This is the first in a series of blog articles relating to the topics to be discussed at the 30th Annual Media and the Law Seminar in Kansas City, Missouri on May 4-5, 2017. Blaine C. Kimrey and Bryan K. Clark of Vedder Price are on the planning committee for the conference. In this article, we explore recent developments related to “champerty,” which involves the funding of a lawsuit by a person with no direct interest in the case. The topic of revenge and retaliation against the media through litigation funding will be one of the topics at the 2017 seminar.
Earlier this month, Hulk Hogan settled his lawsuit against what remains of Gawker Media for $31 million, bringing to an end years of litigation that resulted in a stunning $140 million verdict that rocked the media defense bar. But the lasting implications of the case that ultimately shuttered Gawker.com remain unclear. For lawyers who defend media entities, the Gawker case is viewed as a cautionary tale of bad facts making bad law and the dangers of going against an adversary funded by an enemy with deep pockets. But not everyone agrees with this perspective. Speaking recently to the National Press Club, Peter Thiel (the billionaire who funded Hogan’s litigation) seemed to suggest that it was Hogan, rather than Gawker, who was unable to get fair treatment in the courts. “One of the striking things is if you are middle class, upper middle class, a single-digit millionaire like Hulk Hogan, you have no effective access to our legal system,” Thiel said. “It costs too much.” Continue Reading What Hath Hulk Wrought – Media Girds for Battle vs. Billionaires
For years, we have been documenting the rise in wage/hour class action lawsuits and precautionary steps your organization may take to mitigate the risks and liability inherent in those claims. And, while wage/hour lawsuits continue to be filed at record rates, the plaintiffs’ bar is now flirting with a new type of class action lawsuit which poses a threat to any employer that operates a website. These lawsuits allege that company websites are inaccessible to the blind and/or visually impaired and therefore violate Title III of the Americans with Disabilities Act (ADA) and various states’ laws.
Title III prohibits discrimination against individuals “on the basis of disability in the full and equal enjoyment of the goods, services, facilities, privileges, advantages, or accommodations of any place of public accommodation.” Title III requires “reasonable modification” of “policies, practices, and procedures” and the provision of “auxiliary aids” to ensure effective communication with the disabled. A flurry of recent lawsuits and attorney demand letters allege that websites violate Title III because they are not accessible to the visually impaired; for example, that they are not compatible with screen-reading software that describes images on the website, that they require the use of a mouse instead of making all functionality available from a keyboard, or that video content does not contain an audio description.
Because these lawsuits are relatively new, courts are split as to whether Title III applies only to websites that have a sufficient nexus to a company’s physical locations, or whether it applies to websites in and of themselves. Most of these cases are in the early stages of litigation and, so far, provide little substantive guidance on what steps, if any, businesses must take to make their websites compliant with Title III. Continue Reading Is Your Website Accessible to the Blind and Visually Impaired? Plaintiffs’ Firms and the Department of Justice Are Taking Notice
In a well-reasoned and encouraging decision to Internet businesses, the Northern District of Illinois recently found that even operating one of the largest, most popular websites in the world is not enough to create personal jurisdiction everywhere the site can be accessed. See Gullen v. Facebook, Inc., Case No. 15-cv-07681 (Jan. 21, 2016 N.D. Ill.). The court relied heavily on the Supreme Court’s decision in Walden v. Fiore, 134 S. Ct. 1115 (2014), and the Seventh Circuit’s decision in Advanced Tactical Ordnance Sys. LLC v. Real Action Paintball, LLC, 751 F.3d 796 (7th Cir. 2014), to hold that the Northern District of Illinois lacked specific personal jurisdiction over defendant Facebook.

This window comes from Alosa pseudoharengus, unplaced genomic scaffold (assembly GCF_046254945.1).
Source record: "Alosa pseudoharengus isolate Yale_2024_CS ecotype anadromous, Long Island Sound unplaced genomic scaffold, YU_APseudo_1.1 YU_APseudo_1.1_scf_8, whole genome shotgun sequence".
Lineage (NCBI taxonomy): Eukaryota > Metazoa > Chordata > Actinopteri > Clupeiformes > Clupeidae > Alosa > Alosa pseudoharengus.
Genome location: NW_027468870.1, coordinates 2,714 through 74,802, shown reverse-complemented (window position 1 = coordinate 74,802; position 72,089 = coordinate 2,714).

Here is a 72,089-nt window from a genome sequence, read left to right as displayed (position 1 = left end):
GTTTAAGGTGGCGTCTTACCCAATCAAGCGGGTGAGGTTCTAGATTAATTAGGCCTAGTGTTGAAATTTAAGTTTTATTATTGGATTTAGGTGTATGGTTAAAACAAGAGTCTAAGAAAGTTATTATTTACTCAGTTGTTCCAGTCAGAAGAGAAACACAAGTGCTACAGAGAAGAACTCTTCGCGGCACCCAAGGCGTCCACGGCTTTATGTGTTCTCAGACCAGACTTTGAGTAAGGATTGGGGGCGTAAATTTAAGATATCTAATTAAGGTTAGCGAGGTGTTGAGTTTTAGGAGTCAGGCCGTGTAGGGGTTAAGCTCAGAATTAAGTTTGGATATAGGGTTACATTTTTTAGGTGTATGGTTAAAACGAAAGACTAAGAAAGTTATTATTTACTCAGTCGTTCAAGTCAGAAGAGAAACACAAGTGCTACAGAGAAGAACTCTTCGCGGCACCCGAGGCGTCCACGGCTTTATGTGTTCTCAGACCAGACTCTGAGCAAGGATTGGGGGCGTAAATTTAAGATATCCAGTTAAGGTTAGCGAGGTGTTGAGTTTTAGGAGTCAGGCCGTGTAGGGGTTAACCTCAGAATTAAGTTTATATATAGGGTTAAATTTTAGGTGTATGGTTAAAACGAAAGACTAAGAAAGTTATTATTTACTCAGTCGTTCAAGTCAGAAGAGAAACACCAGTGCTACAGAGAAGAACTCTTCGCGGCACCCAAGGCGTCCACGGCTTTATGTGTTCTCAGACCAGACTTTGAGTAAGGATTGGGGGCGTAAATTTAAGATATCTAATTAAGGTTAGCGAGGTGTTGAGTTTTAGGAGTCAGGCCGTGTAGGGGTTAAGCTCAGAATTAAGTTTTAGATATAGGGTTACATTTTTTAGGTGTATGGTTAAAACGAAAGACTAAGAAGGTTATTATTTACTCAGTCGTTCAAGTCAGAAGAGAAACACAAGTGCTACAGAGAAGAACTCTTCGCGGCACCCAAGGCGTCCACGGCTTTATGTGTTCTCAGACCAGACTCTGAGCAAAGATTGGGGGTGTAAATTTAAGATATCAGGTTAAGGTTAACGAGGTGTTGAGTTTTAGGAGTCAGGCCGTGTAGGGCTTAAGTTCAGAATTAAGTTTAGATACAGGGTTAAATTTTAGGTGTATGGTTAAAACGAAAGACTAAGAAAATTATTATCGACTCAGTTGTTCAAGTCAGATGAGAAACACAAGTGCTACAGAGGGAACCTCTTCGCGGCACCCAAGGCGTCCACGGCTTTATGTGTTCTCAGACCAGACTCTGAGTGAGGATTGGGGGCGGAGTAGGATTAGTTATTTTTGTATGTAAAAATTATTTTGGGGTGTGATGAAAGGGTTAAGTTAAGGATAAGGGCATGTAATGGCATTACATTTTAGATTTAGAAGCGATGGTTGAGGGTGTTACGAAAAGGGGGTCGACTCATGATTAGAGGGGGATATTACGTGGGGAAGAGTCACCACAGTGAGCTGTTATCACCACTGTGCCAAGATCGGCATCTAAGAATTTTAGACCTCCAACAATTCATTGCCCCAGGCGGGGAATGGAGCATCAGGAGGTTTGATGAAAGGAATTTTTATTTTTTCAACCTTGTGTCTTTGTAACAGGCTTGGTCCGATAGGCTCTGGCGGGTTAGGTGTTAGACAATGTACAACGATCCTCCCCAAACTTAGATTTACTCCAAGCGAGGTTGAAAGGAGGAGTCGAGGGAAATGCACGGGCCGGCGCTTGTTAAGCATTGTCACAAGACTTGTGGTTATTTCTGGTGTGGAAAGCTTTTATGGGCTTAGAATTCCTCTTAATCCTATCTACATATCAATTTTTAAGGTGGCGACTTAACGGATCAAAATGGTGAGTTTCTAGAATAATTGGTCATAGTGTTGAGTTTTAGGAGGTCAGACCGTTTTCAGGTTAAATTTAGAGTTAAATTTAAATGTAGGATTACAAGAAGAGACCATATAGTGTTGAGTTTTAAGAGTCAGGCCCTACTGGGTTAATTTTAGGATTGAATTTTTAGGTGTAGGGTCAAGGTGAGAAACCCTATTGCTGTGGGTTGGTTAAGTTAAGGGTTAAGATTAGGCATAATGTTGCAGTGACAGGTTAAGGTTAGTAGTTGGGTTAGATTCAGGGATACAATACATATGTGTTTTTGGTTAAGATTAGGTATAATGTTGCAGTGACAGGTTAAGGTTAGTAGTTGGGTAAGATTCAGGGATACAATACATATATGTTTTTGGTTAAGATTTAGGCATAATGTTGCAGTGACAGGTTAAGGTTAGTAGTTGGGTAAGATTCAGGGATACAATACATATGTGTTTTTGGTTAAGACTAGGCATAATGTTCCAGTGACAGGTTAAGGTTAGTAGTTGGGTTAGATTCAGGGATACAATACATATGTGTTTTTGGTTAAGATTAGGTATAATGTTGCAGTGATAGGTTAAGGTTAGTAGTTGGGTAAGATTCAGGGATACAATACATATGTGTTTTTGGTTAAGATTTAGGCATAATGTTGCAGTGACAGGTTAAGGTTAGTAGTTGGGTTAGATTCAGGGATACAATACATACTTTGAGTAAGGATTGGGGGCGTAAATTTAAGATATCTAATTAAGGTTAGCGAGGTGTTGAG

The plaintiff in Gullen alleged that Facebook had unlawfully obtained and stored his biometric information without authorization. Id. At 2. To support personal jurisdiction, the plaintiff argued that Facebook was registered to do business in Illinois, had a sales and advertising office in Illinois, and “target[s] its facial recognition technology to millions of users who are residents of Illinois.” Id. at 3-4. The court found these alleged contacts insufficient to confer specific personal jurisdiction because the plaintiff had not connected the allegedly wrongful conduct to the Illinois business registration or office and had tacitly admitted that Facebook’s alleged collection of biometric information was not targeted at Illinois residents but instead applied to Facebook users generally. Id. “[T]he Seventh Circuit has rejected the notion that an online merchant’s operation of an interactive site is sufficient to confer specific jurisdiction on it in every state from which the site can be accessed. . . . Because plaintiff does not allege that Facebook targets its alleged biometric collection activities at Illinois residents, the fact that its site is accessible to Illinois residents does not confer specific jurisdiction over Facebook.” Id. at 4-5.
Facebook is, of course, a global social media presence with substantial connections to Illinois. Nevertheless, the court emphasized that the contacts must be contacts that the defendant (not the plaintiff or a third party) created. Id. at 3 (“We have consistently rejected attempts to satisfy the defendant-focused ‘minimum contacts’ inquiry by demonstrating contacts between the plaintiff (or third parties) and the forum State.”). The court found there was no personal jurisdiction because “plaintiff does not, and could not plausibly, allege that Facebook knew an Illinois resident would upload a photo of him and tag his name to it, thereby (allegedly) giving Facebook access to plaintiff’s biometric information.” Id. at 5.
In light of Walden, Advanced Tactical and Gullen, defendants in cases arising from alleged online conduct should carefully consider challenging personal jurisdiction. If a site like Facebook with “millions” of in-state contacts is not subject to personal jurisdiction, many other Internet companies should be able to successfully challenge personal jurisdiction based on the rationale laid out in these decisions.